Discussion: The likelihood that a 100 amino acid open reading frame could arise by random chance in a non-coding stretch of DNA is alluded to, but is not really relevant to the issue of the Gau ORF. More germane is the likelihood that, given the observed conservation of the particular Cox1 region in question, stop codons could be avoided given all the possible allowed point mutations. For example, at some positions the observed Cox1 multiple sequence alignment might allow for so few possible amino acids that a stop codon in the corresponding Gau codon would be impossible. The fact that this ORF is aparrently conserved across large phylogenetic distances is very strong evidence, but it could be made much stronger by presenting a calculation showing that the number of possible ways of disrupting this ORF without harming the Cox1 gene is large and a very likely outcome absent selection for the Gau protein's translation.
The data presented in Additional file 1 show that the number of stops within primate mt gau varies from 8 to 17. Hence, the coding constraints on cox1 do not prevent changes in the number of stops in gau. In addition, the fact that the number of stops coevolves with the ability to translate stops by suppressor tRNAs shows that the number of stops is not a random consequence of changes in coding at the cox1 level. In the human mt gau, there are 14 stops in the simulated sequences, which is constrained to keep cox1 unchanged. However, randomly mutated synonymous codons contain an average of 11.35 ± 1.5 stops, which are found at 21 locations throughout gau. Hence, at least 21 stops could exist within gau in humans without altering the protein encoded by cox1. The fact that the natural sequence contains more stops than the average simulated sequence may result from pressures to avoid gau's expression under conditions other than those in which suppressor tRNAs are present in the mitochondria.
Referee 3 - Jeremy Selengut
Title: Probable presence of an ubiquitous cryptic mitochondrial gene on the antisense strand of the cytochrome oxydase I gene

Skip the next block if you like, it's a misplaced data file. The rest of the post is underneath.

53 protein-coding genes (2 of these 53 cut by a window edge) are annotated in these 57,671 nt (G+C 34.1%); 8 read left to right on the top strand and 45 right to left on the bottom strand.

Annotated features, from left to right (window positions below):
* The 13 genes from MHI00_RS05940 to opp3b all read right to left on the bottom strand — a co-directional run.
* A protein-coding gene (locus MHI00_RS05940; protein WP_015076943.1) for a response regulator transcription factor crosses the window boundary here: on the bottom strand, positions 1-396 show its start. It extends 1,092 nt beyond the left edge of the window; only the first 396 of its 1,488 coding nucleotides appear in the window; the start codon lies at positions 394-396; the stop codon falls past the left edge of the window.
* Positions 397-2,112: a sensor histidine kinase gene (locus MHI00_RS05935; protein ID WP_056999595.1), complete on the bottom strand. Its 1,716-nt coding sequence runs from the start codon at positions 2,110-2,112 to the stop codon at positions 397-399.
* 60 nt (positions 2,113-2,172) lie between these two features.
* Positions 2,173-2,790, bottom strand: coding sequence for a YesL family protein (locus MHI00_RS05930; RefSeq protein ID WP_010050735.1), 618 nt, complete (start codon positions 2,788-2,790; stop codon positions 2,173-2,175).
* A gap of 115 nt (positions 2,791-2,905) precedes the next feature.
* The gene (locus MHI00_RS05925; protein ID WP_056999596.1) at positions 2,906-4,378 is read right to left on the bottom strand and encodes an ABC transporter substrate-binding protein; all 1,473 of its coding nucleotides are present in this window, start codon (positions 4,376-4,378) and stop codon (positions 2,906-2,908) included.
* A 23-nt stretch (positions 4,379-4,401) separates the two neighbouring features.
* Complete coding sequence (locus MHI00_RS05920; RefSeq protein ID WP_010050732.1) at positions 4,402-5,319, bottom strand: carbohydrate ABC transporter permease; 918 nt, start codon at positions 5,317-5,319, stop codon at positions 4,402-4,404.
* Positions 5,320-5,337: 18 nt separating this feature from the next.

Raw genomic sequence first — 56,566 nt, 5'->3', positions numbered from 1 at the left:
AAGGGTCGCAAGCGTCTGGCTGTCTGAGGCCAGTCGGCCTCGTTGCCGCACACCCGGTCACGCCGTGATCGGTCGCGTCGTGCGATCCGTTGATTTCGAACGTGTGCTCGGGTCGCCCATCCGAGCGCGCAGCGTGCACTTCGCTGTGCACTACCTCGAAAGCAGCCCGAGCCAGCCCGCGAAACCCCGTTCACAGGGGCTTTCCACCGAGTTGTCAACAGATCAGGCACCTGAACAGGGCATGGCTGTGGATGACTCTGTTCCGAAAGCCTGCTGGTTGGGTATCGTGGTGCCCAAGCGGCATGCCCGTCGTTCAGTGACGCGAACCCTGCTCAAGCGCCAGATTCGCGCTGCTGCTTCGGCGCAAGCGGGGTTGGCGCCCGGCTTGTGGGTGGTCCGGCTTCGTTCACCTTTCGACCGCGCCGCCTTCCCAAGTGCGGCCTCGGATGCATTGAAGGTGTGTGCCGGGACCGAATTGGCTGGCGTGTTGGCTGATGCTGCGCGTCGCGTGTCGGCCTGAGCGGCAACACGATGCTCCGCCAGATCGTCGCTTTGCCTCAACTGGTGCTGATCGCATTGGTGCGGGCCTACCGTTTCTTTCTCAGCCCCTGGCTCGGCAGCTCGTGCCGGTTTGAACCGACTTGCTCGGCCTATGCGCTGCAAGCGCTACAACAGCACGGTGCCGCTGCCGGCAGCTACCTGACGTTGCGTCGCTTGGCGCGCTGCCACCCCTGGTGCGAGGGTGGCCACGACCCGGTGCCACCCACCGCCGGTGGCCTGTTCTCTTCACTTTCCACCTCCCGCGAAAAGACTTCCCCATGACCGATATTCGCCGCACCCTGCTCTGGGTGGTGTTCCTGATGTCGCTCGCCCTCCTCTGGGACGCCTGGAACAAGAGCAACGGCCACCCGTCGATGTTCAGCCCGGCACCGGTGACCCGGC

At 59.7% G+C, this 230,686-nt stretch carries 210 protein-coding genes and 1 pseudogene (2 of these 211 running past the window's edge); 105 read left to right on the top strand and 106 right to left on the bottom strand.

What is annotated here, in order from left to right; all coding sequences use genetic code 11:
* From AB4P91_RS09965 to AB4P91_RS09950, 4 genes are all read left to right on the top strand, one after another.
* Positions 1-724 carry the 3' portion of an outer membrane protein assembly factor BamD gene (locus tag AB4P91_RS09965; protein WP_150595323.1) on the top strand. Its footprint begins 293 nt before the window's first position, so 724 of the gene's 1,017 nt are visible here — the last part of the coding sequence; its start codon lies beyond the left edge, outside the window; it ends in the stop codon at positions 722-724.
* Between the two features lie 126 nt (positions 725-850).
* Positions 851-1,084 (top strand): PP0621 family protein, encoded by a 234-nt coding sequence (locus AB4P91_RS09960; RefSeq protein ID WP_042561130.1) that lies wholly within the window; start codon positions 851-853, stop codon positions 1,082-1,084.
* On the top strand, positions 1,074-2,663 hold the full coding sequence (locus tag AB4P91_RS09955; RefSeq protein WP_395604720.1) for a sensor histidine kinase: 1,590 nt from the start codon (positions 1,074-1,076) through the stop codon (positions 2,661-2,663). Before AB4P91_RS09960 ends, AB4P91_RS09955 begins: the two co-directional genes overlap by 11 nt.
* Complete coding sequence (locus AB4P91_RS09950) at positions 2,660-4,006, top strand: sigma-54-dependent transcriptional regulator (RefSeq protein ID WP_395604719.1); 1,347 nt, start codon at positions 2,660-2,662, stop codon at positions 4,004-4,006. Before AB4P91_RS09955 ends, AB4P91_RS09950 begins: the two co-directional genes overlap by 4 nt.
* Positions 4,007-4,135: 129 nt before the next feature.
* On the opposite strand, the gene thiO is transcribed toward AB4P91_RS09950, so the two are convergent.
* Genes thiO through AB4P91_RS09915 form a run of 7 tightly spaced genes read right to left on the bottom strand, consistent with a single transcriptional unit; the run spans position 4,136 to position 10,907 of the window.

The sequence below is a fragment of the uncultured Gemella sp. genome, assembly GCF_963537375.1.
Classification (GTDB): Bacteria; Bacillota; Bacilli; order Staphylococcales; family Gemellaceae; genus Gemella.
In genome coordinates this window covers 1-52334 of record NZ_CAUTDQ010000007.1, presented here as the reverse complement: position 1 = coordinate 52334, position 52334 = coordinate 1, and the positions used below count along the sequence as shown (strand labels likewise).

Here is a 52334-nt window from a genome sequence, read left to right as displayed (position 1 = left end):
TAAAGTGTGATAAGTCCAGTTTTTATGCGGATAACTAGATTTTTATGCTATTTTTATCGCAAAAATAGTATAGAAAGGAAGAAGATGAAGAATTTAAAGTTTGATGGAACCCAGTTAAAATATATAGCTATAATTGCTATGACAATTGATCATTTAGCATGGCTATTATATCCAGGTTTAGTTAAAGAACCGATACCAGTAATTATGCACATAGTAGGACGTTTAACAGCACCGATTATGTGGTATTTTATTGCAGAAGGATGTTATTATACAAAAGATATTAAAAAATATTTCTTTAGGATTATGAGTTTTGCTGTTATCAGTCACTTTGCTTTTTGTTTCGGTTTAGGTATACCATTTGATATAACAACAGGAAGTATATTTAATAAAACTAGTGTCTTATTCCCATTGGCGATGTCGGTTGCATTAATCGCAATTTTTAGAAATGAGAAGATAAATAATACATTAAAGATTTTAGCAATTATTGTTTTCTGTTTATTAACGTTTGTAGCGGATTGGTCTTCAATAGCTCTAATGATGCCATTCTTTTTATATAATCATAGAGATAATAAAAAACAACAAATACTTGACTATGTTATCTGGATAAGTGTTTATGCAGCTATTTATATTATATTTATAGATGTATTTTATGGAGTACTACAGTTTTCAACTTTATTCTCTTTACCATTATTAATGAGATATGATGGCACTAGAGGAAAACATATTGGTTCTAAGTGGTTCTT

Version: 2 Date: 22 September 2011
Reviewer number: 3
This work lays out an intriguing hypothesis that is well supported by the existing data and a number of preliminary calculations and experimental observations.
Whether the Gau transcript is a real and biologically important entity or a very persistent phantom remains to be experimentally tested. This manuscript provides a sound basis and impetus for that effort.
Quality of written English: Needs some language corrections before being published
Authors' response: Despite that we have already had the manuscript professionally copy-edited by American Journal Experts some parts which could be difficult to read have checked and improved if necessary for English language by one colleague.
Tuppen HA, Blakely EL, Turnbull DM, Taylor RW: Mitochondrial DNA mutations and human disease. Biochim Biophys Acta. 2010, 1797: 113-128.
Adams KL, Palmer JD: Evolution of mitochondrial gene content: gene loss and transfer to the nucleus. Mol Phylogenet Evol. 2003, 29: 380-395. 10.1016/S1055-7903(03)00194-5.
Faure E, Casanova J-P: Comparison of chaetognath mitochondrial genomes and phylogenetical implications. Mitochondrion. 2006, 6: 258-262. 10.1016/j.mito.2006.07.004.
Funes S, Davidson E, Gonzalo Claros M, van Lis R, Pérez-Martínez X, Vázquez-Acevedo M, King MP, González-Halphen D: The typically mitochondrial DNA-encoded ATP6 subunit of the F1F0-ATPase is encoded by a nuclear gene in Chlamydomonas reinhardtii. J Biol Chem. 2002, 277: 6051-6058. 10.1074/jbc.M109993200.
Seligmann H: Two genetic codes, one genome: Frameshifted primate mitochondrial genes code for additional proteins in presence of antisense antitermination tRNAs. BioSystems. 2011, 105: 271-285. 10.1016/j.biosystems.2011.05.010.
Pallen MJ: Time to recognise that mitochondria are bacteria?. Trends Microbiol. 2011, 19: 58-64. 10.1016/j.tim.2010.11.001.